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Columbine: A Springtime Flower That Arrives on the Wind

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Columbine: A Springtime Flower That Arrives on the Wind

April 17, 2019

The columbines showed up unannounced. Or rather, a columbine. The flower arrived on the wind, seeded itself, and grew in my garden to a height of about 36 inches. With its long, slender stalks and deep purple flowers, that first year it stood at the front of the border nodding its head all through April. The next spring there were two flowers, then four, and this year a circle of seven. The columbines have gathered under the pear tree and bow respectfully every time I walk past.

I think this is the best way to grow columbines—that is, to let them grow themselves. Over the years I’ve tried other approaches—sowing seed or buying transplants—but without much success. Aquilegia is a wildflower, and it wants to grow where it wants to grow.

But I would never say never. Among dozens of species and many more hybrids there is surely a columbine that will be happy in a slightly shady spot in your spring garden (if you live in USDA zones 3 to 9). Try a few varieties and see which return next spring.

Here are some of my favorite columbines:

Mystery Columbine

Columbines with an unknown provenance in my garden.
Above: Columbines with an unknown provenance in my garden.

How to Grow Columbines

Columbine seeds sprout in early spring. Photograph by Nic via Flickr.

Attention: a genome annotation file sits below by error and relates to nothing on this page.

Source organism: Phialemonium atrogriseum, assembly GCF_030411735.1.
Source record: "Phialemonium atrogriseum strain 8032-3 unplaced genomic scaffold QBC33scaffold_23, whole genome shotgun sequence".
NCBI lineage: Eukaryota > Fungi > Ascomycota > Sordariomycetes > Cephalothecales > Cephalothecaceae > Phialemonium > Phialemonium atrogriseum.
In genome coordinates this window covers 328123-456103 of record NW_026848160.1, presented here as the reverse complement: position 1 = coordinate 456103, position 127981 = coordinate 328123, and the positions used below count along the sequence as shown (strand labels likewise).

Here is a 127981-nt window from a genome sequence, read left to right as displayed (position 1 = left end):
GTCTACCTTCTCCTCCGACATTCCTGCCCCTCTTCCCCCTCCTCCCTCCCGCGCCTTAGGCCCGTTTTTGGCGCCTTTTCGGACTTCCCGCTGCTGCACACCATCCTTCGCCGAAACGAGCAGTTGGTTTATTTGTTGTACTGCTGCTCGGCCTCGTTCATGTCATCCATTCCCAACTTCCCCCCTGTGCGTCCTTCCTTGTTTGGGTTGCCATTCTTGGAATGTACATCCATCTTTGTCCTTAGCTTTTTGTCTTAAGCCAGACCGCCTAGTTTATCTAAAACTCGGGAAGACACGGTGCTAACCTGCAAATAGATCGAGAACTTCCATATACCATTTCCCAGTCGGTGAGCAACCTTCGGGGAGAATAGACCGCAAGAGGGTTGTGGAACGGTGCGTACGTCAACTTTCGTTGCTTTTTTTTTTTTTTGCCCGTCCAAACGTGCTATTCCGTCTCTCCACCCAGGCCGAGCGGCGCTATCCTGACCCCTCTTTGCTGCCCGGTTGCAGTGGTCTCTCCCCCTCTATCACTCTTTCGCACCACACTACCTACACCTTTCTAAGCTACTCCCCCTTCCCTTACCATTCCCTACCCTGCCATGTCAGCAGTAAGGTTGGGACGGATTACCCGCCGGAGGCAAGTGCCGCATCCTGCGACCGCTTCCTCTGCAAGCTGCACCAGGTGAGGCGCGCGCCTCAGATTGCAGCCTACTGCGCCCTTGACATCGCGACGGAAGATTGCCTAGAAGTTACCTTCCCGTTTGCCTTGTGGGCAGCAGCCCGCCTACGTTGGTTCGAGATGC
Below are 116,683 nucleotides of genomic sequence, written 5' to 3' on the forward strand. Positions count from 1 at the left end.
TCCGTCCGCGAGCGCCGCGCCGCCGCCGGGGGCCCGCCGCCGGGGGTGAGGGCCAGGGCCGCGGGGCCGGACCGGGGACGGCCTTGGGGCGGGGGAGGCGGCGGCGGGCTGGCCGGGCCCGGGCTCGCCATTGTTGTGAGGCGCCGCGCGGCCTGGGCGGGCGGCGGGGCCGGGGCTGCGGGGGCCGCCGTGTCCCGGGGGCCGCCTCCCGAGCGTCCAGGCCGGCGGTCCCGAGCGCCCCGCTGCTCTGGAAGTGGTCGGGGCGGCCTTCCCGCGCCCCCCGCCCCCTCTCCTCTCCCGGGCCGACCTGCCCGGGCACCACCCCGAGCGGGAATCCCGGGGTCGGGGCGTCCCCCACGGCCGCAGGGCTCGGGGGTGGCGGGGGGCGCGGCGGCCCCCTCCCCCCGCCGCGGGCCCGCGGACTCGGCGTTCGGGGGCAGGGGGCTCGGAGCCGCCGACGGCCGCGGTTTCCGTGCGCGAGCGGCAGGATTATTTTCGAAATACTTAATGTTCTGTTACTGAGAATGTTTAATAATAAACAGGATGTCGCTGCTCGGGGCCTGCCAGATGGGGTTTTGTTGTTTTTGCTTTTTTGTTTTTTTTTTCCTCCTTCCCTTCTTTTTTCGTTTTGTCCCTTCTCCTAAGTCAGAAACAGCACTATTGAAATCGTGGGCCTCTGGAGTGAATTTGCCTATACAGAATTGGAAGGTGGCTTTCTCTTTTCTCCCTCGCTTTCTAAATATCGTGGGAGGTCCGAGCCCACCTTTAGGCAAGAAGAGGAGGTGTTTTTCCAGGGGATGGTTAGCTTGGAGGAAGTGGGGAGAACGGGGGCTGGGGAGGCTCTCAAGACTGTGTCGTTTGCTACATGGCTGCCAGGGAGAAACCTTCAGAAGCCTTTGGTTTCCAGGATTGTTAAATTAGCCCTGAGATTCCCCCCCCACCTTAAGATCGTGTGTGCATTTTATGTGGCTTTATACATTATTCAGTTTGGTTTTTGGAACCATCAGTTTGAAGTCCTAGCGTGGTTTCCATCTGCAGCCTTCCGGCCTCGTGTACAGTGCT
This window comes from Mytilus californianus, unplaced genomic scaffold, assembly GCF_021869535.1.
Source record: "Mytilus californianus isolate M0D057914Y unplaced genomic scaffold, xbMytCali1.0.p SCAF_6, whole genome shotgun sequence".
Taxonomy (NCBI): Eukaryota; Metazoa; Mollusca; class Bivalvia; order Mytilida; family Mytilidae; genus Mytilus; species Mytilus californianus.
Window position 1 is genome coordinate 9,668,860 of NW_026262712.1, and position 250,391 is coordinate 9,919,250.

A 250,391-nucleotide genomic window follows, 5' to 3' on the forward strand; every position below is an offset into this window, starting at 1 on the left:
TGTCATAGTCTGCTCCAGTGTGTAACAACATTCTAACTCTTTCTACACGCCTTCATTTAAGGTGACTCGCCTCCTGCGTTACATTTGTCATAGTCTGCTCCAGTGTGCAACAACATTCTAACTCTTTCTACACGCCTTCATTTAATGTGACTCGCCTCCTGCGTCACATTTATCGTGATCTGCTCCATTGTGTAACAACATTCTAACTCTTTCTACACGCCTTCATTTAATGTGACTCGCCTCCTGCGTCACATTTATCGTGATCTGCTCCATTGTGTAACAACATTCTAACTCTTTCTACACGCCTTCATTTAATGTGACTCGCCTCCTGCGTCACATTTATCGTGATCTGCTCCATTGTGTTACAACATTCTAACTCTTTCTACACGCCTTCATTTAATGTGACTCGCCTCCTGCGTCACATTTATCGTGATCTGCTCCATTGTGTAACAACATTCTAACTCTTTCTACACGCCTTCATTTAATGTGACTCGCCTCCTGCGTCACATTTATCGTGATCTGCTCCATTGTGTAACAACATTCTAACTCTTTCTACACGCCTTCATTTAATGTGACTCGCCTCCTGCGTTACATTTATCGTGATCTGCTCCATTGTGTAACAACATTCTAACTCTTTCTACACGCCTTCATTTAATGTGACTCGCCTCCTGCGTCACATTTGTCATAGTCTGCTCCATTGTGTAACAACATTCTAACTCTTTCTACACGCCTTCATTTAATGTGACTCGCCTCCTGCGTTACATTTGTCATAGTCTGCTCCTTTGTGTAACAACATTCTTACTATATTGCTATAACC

Above: Columbine seeds sprout in early spring. Photograph by Nic via Flickr.

Columbines are easy to start from seed (but be aware they probably will not flower until at least their second year of life). Keep soil moist after sowing seeds and be patient; it may take a month for seeds to germinate.

Whether you start with seeds or seedlings, follow these growing tips: Columbines prefer sheltered spots (their slender, elongated stalks need protection from wind) and partial sun.

Columbines: 5 to Buy

Columbines come in a rainbow of colors and and flowers range from ruffly to open-faced.

Dwarf Japanese Columbine

Aquilegia flabellata. Photograph by Takashi M via Flickr.
Above: Aquilegia flabellata. Photograph by Takashi M via Flickr.

A 1-quart pot of Aquilegia Flabellata ‘Nana Alba’ is $6.95 from Sandy’s Plants.

Aquilegia ottonis ssp amaliae

Columbines look like colorful blooming snowflakes. Here Aquilegia ottonis ssp amaliae blooms in Greece. Photograph by Miltos Gikas via Flickr.
Above: Columbines look like colorful blooming snowflakes. Here Aquilegia ottonis ssp amaliae blooms in Greece. Photograph by Miltos Gikas via Flickr.

Nora Barlow Columbine

Columbines can have elaborately ruffled petticoats of petals. Here is &#8\2\16;Nora Barlow&#8\2\17;. Photograph by F.D. Richards via Flickr.
Above: Columbines can have elaborately ruffled petticoats of petals. Here is ‘Nora Barlow’. Photograph by F.D. Richards via Flickr.

Rocky Mountain Columbine

Spotted in bloom in April at Annie&#8\2\17;s Annuals in Richmond, California, Aquilegia caerulea &#8\2\20;Rocky Mountain Columbine&#8\2\2\1; has lavender petals and a white corolla. Photograph by FarOutFlora via Flickr.
Above: Spotted in bloom in April at Annie’s Annuals in Richmond, California, Aquilegia caerulea “Rocky Mountain Columbine” has lavender petals and a white corolla. Photograph by FarOutFlora via Flickr.

Wild Columbine

Wild columbines (Aquilegia canadensis) by Jay Sturner via Flickr.
Above: Wild columbines (Aquilegia canadensis) by Jay Sturner via Flickr.

Clementine Columbine

Clementine is a double-flowered columbine (with varieties available in a range of colors). Photograph by F.D. Richards via Flickr.
Above: Clementine is a double-flowered columbine (with varieties available in a range of colors). Photograph by F.D. Richards via Flickr.

For more growing tips, see Columbines: A Field Guide to Planting, Care & Design in our curated guides to Perennials 101. For more of our favorite spring flowers, see:

N.B.: Featured photograph by Bob via Flickr.

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